Arabic language and Islamic Studies: who studies Arabic and how can these skills be used at university and beyond?

2.50
Hdl Handle:
http://hdl.handle.net/10545/292730
Title:
Arabic language and Islamic Studies: who studies Arabic and how can these skills be used at university and beyond?
Authors:
Scott-Baumann, Alison; Cheruvallil-Contractor, Sariya
Abstract:
This work was undertaken in 2011-12 as the result of successful competitive bidding for research funds from the subject centre for Languages, Linguistics and Area Studies (LLAS). Learning a modern foreign language in UK has declined, yet the learning of Arabic is rising. Furthermore HEFCE designates Arabic as a Strategically Important and Vulnerable Subject (SIVS). This is important as it implies greater resources and support for Arabic courses. Although Classical Arabic previously had a code, the SIVS status of Arabic has increased its visibility and has led to four new codes for Arabic Language Studies, Modern Standard Arabic and related subjects in HESA’s latest JACS 3 listing (September 2011). We hypothesised that there is more Arabic language interest and competence among Islamic Studies students than is currently apparent in the university sector and in the independent Muslim institution sector, and found persuasive evidence for our hypothesis: moreover, we found that if the Arabic experience is neither assessed nor accredited this may represent missed career opportunities for such students. We explored possible relationships between students’ prior Arabic competence and Arabic language courses at Islamic Studies and other departments within UK universities. This study recognises the significance of Arabic language studies that students undertake in Muslim institutions such as Darul Ulooms, Madaris (singular madrassa), Muslim schools and Muslim HE colleges. It suggests that collaborations between Muslim institutions and universities could lead to cross fertilisation of curricula and pedagogy and staff exchanges. Furthermore, recognising students’ prior learning of Arabic could be beneficial to students, who would have options to enhance their skills and career opportunities, and also to universities who would have access to an increased cohort of potential students.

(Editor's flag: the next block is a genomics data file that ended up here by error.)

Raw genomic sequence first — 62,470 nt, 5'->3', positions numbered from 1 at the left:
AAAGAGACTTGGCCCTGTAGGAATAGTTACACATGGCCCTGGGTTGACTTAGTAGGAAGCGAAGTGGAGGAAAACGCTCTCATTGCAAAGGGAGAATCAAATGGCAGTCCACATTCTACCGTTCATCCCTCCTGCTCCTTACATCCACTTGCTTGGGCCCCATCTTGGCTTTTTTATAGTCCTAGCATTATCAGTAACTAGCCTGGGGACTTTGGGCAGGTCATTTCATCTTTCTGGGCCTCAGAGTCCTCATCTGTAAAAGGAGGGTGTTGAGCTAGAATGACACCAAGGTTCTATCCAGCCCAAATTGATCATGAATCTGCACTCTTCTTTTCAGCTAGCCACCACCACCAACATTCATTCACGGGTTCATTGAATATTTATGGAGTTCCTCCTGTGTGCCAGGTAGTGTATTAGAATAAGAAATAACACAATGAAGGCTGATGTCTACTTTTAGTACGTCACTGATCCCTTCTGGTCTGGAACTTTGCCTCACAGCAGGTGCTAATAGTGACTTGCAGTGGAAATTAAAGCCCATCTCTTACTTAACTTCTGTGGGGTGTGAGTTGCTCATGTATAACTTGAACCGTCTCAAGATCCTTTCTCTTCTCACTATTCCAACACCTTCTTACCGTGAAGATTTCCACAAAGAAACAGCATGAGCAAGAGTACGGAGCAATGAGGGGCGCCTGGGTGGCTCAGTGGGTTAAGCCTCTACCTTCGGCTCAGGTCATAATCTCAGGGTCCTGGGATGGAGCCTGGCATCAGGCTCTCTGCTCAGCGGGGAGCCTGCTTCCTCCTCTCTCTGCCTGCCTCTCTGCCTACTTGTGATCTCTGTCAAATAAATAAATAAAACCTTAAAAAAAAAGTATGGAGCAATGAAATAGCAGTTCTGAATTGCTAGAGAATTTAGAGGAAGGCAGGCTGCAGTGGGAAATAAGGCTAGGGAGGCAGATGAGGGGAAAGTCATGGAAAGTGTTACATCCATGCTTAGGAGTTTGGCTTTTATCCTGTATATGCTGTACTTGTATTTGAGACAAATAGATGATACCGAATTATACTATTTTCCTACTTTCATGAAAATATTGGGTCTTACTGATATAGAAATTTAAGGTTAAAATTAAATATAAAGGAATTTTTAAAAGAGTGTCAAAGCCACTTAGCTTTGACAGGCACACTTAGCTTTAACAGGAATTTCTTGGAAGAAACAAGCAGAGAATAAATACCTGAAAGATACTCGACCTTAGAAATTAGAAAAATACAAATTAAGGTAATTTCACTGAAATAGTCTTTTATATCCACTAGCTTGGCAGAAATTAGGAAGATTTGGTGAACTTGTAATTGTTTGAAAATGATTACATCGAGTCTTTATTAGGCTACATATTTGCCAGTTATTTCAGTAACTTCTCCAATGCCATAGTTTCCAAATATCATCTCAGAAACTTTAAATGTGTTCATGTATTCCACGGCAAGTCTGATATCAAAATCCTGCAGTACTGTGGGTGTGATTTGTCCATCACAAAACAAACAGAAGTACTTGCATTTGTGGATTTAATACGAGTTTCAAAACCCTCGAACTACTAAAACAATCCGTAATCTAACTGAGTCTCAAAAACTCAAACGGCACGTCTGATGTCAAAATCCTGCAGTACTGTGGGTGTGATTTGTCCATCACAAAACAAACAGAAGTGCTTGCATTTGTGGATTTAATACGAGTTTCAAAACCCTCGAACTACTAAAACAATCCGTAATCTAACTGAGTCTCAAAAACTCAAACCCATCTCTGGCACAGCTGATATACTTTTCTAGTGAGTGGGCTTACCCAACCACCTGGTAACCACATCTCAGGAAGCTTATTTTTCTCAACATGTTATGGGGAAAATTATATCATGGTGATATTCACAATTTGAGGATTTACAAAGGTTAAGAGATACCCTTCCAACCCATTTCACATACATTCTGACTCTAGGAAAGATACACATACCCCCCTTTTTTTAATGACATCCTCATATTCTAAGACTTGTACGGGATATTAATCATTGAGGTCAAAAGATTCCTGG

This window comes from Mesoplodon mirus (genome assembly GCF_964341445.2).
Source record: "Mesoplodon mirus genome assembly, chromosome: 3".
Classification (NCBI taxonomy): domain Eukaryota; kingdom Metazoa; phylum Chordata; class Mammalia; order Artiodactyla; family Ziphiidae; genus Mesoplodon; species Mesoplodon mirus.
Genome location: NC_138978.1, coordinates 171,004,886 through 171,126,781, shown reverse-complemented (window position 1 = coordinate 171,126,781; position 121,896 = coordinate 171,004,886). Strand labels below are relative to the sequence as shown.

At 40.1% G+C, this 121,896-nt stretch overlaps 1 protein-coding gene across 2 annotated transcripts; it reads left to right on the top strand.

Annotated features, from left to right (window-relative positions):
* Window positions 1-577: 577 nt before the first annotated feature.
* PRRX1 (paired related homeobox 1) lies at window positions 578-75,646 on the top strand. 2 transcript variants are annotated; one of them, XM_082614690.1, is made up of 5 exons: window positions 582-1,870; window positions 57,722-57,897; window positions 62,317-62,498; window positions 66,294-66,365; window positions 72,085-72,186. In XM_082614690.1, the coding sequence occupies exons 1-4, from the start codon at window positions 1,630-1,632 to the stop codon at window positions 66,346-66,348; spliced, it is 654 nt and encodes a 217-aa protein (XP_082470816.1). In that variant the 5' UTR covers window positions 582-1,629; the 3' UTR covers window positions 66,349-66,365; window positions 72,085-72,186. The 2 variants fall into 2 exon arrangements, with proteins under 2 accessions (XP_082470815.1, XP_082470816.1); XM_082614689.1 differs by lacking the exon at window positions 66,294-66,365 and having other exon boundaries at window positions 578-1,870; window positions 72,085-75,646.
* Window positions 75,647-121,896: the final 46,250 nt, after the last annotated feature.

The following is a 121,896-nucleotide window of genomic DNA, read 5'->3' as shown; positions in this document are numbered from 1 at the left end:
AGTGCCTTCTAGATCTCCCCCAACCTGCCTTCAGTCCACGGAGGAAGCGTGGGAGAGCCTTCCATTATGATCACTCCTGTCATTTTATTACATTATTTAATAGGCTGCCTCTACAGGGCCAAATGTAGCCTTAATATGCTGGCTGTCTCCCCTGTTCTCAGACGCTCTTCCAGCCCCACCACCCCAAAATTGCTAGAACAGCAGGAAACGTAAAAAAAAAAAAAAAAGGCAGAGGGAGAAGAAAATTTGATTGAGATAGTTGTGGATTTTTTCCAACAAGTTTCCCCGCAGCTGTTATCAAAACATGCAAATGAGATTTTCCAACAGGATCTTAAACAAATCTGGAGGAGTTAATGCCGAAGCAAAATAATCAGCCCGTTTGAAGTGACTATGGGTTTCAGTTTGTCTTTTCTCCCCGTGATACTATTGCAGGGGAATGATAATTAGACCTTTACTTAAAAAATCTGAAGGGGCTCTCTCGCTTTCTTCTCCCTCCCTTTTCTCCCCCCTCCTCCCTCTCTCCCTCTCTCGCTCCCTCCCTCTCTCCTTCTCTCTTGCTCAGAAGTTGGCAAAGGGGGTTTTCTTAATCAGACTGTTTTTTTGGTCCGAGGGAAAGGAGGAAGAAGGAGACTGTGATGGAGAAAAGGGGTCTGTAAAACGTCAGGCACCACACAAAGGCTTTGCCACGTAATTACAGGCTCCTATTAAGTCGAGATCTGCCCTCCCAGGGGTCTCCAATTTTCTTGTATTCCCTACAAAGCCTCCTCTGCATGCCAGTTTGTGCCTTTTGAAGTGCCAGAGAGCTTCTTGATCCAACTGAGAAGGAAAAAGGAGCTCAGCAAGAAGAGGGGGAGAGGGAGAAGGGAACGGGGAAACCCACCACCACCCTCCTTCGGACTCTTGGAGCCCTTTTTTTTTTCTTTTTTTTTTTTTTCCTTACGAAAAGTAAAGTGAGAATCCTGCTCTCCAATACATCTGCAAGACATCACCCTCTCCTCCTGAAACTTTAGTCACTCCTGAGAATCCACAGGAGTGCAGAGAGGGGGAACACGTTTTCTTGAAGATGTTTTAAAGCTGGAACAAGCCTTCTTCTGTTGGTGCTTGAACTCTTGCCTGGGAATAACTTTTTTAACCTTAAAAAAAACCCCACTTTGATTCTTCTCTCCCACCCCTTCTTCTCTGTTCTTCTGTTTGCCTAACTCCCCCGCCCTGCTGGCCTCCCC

Affiliation:
University of Derby
Citation:
Scott-Baumann, A and Cheruvallil-Contractor, S 2012. Research Report: Arabic language and Islamic Studies: who studies Arabic and how can these skills be used at university and beyond?, HEA: LLAS
Publisher:
Higher Education Academy (HEA)
Issue Date:
Mar-2012
URI:
http://hdl.handle.net/10545/292730
Additional Links:
http://www.islamicstudiesnetwork.ac.uk/islamicstudiesnetwork/resources/display?id=/resources/alldetails/islamicstudies/Arabic_languages_and_IS_AS-B
Type:
Research Report
Language:
en
Sponsors:
Higher Education Academy (HEA) Subject Centre for Languages Linguistics and Area Studies (LLAS)
Appears in Collections:
Centre for Society, Religion and Belief

Full metadata record

DC FieldValue Language
dc.contributor.authorScott-Baumann, Alisonen_GB
dc.contributor.authorCheruvallil-Contractor, Sariyaen_GB